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Old April 24, 2013, 02:36 PM   #13
Double Naught Spy
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Join Date: January 8, 2001
Location: Forestburg, Montague County, Texas
Posts: 10,380
And unfortunately, this says that some of the claims noted are bogus at best and unreliable at worst. They have actually researched the specific traits and their usefulness in identification.
http://agrilife.org/texnatwildlife/f...ced-wild-boar/

For example, the Suwanee River Ranch folks claim
Quote:
A boar's Russian ancestry is prized by many hunters, and inaccurately assessed by about as many. The single most reliable indicator of a European ancestry is the bristle...the bristle tips will be a lighter, usually cream, color.
I emphasized the key statement in bold. However, the folks in the Texas Natural Wildlife article note
Quote:
Bristles - Differences in bristle or guard hair size, shape and color among the three types of wild swine have been studied extensively (Hansen et al 1972, Feder 1978, Mayer and Brisbin 1991). Bristles of the Eurasian wild boar are the longest and thickest of the three types. Feral hogs have the shortest mean bristle length, while hybrids have the smallest average bristle shaft diameter. Substantial overlap in these measurements exists among the three types (Mayer and Brisbin 1991). Henry (1969) had stated that the bristles of wild boar had split tips while those of domestic (or feral) swine did not. Subsequent studies have shown that all three wild types of Sus scrofa have split-tipped bristles (Marchinton et al. 1974, Feder 1978, Mayer and Brisbin 1991). Bristle coloration in wild boar is primarily brown/black with light tips. However, pure wild boar also have some bristles that are all brown/black, and even a few bristles that are brown/black with a white band and a black tip. Feral hogs have solid colored bristles that are black, red/brown or white. Hybrids can exhibit any of the above bristle coloration patterns (Mayer and Brisbin 1991). Hess et al. (1985) reported that bristles of domestic swine could be distinguished from those wild boar on the basis of internal morphology. However, the wild boar sample used in that study consisted of hairs collected from only one animal.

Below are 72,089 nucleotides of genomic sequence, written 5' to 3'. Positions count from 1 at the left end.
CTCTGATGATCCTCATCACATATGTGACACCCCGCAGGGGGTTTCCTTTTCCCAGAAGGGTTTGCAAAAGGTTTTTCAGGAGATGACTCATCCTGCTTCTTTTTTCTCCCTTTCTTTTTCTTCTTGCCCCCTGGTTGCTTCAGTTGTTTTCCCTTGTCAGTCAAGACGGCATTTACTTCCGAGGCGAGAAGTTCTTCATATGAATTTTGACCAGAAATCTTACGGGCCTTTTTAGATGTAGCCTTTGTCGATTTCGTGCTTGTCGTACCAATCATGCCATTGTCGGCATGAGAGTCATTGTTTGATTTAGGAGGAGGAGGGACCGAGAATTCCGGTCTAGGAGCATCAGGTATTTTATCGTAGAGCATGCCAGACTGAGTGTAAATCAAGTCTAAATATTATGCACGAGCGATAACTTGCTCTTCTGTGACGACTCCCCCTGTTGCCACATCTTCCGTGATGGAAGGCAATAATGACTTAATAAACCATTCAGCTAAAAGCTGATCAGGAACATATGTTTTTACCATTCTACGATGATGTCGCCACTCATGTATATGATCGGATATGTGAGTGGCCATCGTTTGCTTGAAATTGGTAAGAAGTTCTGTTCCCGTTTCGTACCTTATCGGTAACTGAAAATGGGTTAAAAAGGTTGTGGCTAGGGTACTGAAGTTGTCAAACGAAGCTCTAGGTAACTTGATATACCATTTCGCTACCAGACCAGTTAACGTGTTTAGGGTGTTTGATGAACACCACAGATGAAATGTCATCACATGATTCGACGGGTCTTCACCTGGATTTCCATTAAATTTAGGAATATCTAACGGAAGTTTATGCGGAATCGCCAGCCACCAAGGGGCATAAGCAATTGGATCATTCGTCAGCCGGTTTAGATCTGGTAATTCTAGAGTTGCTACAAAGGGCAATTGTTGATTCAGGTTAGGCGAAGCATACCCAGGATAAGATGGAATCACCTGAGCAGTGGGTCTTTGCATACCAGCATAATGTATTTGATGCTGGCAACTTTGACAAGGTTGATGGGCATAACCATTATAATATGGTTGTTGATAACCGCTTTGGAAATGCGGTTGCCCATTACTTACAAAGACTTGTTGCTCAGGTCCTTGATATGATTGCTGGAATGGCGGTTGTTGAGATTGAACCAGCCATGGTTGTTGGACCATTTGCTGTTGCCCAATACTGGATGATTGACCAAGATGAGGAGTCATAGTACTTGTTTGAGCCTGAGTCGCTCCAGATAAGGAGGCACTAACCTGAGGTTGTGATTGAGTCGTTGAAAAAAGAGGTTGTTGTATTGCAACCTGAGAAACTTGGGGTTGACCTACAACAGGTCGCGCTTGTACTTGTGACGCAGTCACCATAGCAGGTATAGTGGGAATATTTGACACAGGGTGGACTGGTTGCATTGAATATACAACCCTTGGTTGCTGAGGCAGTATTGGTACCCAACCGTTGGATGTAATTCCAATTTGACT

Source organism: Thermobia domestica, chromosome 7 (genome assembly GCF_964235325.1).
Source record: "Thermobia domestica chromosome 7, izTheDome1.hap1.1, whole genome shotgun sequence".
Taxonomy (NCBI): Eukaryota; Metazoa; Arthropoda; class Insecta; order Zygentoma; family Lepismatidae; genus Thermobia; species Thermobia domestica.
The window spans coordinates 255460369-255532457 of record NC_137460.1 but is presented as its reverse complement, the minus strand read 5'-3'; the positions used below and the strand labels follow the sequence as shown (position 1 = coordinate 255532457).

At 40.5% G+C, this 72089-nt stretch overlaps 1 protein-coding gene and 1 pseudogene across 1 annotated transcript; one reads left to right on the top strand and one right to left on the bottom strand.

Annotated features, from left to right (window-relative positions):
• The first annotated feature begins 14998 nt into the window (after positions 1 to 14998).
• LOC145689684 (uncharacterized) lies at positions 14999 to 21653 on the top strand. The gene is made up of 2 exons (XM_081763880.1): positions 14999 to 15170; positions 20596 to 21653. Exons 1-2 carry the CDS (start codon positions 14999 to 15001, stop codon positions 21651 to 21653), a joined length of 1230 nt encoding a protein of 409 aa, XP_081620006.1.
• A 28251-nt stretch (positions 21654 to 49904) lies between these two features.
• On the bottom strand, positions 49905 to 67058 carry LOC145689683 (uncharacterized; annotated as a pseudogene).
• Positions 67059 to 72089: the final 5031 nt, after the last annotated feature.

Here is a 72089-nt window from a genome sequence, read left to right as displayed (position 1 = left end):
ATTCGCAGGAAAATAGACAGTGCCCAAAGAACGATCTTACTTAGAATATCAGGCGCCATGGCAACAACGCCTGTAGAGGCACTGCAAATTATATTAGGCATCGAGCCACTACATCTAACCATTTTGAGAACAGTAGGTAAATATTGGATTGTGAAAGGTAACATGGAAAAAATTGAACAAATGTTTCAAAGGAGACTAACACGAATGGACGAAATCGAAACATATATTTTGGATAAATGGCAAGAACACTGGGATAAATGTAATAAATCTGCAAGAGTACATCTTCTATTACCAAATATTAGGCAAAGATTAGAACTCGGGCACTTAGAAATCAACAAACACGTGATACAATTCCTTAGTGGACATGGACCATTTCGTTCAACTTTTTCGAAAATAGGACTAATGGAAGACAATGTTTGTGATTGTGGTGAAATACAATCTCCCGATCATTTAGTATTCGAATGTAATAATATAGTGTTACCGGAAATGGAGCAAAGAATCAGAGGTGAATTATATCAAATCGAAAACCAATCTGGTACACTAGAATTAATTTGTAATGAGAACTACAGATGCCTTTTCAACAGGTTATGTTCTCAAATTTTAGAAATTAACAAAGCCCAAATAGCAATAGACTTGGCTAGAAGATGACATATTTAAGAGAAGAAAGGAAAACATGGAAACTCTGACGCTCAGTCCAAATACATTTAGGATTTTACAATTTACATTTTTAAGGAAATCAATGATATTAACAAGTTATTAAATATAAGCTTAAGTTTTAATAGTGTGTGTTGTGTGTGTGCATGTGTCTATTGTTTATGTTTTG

So bristles are not reliably diagnostic even though they are claimed to be the best indicator. Y'all can compare and contrast the other traits as well.
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